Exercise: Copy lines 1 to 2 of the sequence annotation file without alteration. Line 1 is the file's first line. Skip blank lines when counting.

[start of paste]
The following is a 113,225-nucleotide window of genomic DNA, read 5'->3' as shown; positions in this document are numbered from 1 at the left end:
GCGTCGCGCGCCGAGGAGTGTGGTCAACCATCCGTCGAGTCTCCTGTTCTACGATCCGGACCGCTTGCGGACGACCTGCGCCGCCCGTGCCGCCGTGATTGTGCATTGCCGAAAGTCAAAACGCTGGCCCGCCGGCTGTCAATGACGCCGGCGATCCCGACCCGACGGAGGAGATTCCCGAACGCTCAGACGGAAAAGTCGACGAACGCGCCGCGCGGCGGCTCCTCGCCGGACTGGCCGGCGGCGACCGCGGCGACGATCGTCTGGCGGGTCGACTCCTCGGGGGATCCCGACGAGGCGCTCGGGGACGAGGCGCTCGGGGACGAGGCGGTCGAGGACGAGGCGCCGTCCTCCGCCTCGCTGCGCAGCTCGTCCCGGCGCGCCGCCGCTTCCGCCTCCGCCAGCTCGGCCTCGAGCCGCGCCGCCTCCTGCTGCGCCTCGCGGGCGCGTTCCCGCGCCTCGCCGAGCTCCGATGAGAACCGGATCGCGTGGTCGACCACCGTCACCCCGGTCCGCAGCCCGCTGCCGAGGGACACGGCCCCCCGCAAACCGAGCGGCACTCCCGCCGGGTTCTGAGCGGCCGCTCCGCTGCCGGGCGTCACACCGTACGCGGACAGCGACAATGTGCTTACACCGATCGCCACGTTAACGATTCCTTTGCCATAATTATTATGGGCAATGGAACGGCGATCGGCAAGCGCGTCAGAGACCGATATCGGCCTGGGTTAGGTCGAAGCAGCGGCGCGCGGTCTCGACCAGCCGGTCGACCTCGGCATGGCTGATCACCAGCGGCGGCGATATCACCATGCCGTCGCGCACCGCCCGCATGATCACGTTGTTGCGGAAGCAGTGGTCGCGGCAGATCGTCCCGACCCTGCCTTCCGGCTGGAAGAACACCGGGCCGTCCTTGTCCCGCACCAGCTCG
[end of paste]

The following is a 113,225-nucleotide window of genomic DNA, read 5'->3' as shown; positions in this document are numbered from 1 at the left end:
GCGTCGCGCGCCGAGGAGTGTGGTCAACCATCCGTCGAGTCTCCTGTTCTACGATCCGGACCGCTTGCGGACGACCTGCGCCGCCCGTGCCGCCGTGATTGTGCATTGCCGAAAGTCAAAACGCTGGCCCGCCGGCTGTCAATGACGCCGGCGATCCCGACCCGACGGAGGAGATTCCCGAACGCTCAGACGGAAAAGTCGACGAACGCGCCGCGCGGCGGCTCCTCGCCGGACTGGCCGGCGGCGACCGCGGCGACGATCGTCTGGCGGGTCGACTCCTCGGGGGATCCCGACGAGGCGCTCGGGGACGAGGCGCTCGGGGACGAGGCGGTCGAGGACGAGGCGCCGTCCTCCGCCTCGCTGCGCAGCTCGTCCCGGCGCGCCGCCGCTTCCGCCTCCGCCAGCTCGGCCTCGAGCCGCGCCGCCTCCTGCTGCGCCTCGCGGGCGCGTTCCCGCGCCTCGCCGAGCTCCGATGAGAACCGGATCGCGTGGTCGACCACCGTCACCCCGGTCCGCAGCCCGCTGCCGAGGGACACGGCCCCCCGCAAACCGAGCGGCACTCCCGCCGGGTTCTGAGCGGCCGCTCCGCTGCCGGGCGTCACACCGTACGCGGACAGCGACAATGTGCTTACACCGATCGCCACGTTAACGATTCCTTTGCCATAATTATTATGGGCAATGGAACGGCGATCGGCAAGCGCGTCAGAGACCGATATCGGCCTGGGTTAGGTCGAAGCAGCGGCGCGCGGTCTCGACCAGCCGGTCGACCTCGGCATGGCTGATCACCAGCGGCGGCGATATCACCATGCCGTCGCGCACCGCCCGCATGATCACGTTGTTGCGGAAGCAGTGGTCGCGGCAGATCGTCCCGACCCTGCCTTCCGGCTGGAAGAACACCGGGCCGTCCTTGTCCCGCACCAGCTCG